Save your avocado seeds for growing into houseplants.

How to Plant Avocado Seeds as a Houseplant

by Jenny Harrington

Tropical glossy leaves that remain green year-round makes avocado (Persea americana) a natural choice for a houseplant. Avocados grow from the seed found in the center of the fruit. You can even use seeds from the avocados at the grocery store. Although these plants can grow to 30-foot-tall trees in U.S. Department of Agriculture plant hardiness zones 10 through 12, they remain much smaller and don't fruit when grown as a houseplant.

1. Germination

Seeds from store-purchased avocados require thorough washing to remove any remaining pulp before you plant them. The seeds germinate most readily in a glass of water. Inserting toothpicks around the center of the seeds, halfway between the two ends, will support the seed on the edge of the glass so it doesn't submerge fully. Set the seed on the glass rim, supported by the toothpicks, so the bottom fourth of the wider end sits in the water. Avocado seeds can take two weeks to three months to germinate when kept in a warm location away from direct light. Replenish the water in the glass as needed to maintain its depth until the seed germinates.

2. Potting

Transplanting the avocado to a pot improves the chances of successful growth. Allow the plant to grow in the glass until the top shoots are about 6 inches tall. Cut these shoots back to 3 inches, then transfer the seed to a pot. A 6- to 8-inch- diameter pot with a bottom drainage hole provides a suitable size for a young avocado. Plant the avocado in standard potting soil so the top of the seed sits just above the soil surface. The young plant requires gentle handling so you don't break the tender new roots or shoots. After potting, water the soil thoroughly so it's evenly moistened.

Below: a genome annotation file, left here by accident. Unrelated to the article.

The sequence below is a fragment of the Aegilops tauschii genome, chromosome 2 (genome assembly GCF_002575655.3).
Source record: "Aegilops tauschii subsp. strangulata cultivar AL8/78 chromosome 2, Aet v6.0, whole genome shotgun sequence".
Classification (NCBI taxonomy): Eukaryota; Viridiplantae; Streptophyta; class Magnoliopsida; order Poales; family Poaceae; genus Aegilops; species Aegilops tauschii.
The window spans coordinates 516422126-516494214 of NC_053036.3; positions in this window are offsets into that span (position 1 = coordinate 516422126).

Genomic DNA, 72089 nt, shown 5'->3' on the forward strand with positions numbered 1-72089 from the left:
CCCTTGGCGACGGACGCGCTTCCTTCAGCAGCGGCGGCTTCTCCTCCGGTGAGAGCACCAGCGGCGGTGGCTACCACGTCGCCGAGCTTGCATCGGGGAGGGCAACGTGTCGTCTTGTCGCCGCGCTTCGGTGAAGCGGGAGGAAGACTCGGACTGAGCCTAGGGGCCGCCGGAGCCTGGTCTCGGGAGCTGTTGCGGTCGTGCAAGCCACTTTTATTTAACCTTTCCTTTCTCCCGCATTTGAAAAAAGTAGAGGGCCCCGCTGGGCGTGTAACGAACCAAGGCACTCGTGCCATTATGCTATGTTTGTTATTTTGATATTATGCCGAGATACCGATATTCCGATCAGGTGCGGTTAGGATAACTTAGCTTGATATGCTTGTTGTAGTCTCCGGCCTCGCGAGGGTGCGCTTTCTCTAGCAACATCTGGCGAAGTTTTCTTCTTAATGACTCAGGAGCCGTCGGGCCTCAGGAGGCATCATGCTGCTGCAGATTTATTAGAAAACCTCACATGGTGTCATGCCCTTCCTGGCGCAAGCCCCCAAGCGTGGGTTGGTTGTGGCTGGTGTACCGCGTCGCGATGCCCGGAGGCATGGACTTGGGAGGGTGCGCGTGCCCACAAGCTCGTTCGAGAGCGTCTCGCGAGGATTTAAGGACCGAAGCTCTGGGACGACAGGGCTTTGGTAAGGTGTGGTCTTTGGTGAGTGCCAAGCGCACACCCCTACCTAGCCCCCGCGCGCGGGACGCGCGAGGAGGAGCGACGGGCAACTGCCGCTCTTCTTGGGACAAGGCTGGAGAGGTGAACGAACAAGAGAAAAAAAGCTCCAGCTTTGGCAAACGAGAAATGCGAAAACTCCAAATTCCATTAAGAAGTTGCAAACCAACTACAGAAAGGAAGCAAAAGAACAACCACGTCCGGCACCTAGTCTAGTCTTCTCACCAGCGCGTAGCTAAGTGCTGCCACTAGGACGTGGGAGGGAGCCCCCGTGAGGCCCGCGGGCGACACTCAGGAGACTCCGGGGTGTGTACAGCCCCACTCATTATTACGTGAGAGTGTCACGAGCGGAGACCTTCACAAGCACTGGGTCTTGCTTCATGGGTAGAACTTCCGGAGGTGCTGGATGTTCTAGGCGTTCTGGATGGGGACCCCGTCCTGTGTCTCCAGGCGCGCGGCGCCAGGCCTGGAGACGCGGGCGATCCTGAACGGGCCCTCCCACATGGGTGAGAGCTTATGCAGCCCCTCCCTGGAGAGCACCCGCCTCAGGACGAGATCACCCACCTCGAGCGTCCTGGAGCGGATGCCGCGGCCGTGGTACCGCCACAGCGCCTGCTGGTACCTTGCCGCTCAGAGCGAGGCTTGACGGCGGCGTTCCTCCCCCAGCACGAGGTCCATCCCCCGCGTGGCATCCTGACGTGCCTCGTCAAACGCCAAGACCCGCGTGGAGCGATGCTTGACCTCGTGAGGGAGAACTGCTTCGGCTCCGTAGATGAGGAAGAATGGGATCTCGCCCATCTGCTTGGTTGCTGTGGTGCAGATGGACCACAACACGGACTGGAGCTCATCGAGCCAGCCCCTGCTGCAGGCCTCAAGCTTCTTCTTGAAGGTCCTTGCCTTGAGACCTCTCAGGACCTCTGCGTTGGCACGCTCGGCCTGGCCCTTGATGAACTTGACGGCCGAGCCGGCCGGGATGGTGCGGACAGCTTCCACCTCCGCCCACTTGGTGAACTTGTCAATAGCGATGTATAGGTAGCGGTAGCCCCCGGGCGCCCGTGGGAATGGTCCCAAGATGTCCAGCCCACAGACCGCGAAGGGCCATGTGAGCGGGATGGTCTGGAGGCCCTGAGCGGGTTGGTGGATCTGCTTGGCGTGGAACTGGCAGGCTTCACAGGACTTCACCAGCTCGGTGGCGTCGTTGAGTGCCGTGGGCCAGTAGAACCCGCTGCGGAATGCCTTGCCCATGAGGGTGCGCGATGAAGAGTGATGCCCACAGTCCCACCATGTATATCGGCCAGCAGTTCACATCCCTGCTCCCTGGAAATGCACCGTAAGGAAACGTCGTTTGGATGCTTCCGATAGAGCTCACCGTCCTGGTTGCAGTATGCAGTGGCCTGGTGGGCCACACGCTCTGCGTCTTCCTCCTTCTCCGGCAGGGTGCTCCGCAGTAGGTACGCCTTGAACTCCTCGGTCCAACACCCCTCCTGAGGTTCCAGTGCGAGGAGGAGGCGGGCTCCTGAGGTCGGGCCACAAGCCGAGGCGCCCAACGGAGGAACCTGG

3. Basic Care

Avocados require six or more hours of indirect but bright daily sun, so place them near a brightly lit window. You can also set the plant outdoors during warm, frost-free weather. Temperatures above 60 degrees Fahrenheit produce the best growth. Avocado plants need moist but well-drained soil. Watering when the top 1 inch of soil begins to dry and allowing the excess to drain completely results in properly moistened soil. Young plants don't require fertilization, but plants more than a year old benefit from feeding. Dissolve 1/2 teaspoon of 24-8-16 fertilizer in a gallon of water, and water the avocado with this solution every two weeks in summer.

4. Problems

Plants grown indoors rarely suffer disease or pest problems. The plant may require support as it grows since the stems often aren't as strong as those on an outdoor-grown avocado. Tying the stem loosely to a stake that's inserted into the pot provides the necessary support so the stem doesn't bend and break. Root rot can also occur if the plant isn't properly watered. Avoid overwatering, and empty the drip tray beneath the pot within 30 minutes of every irrigation to prevent root rot.

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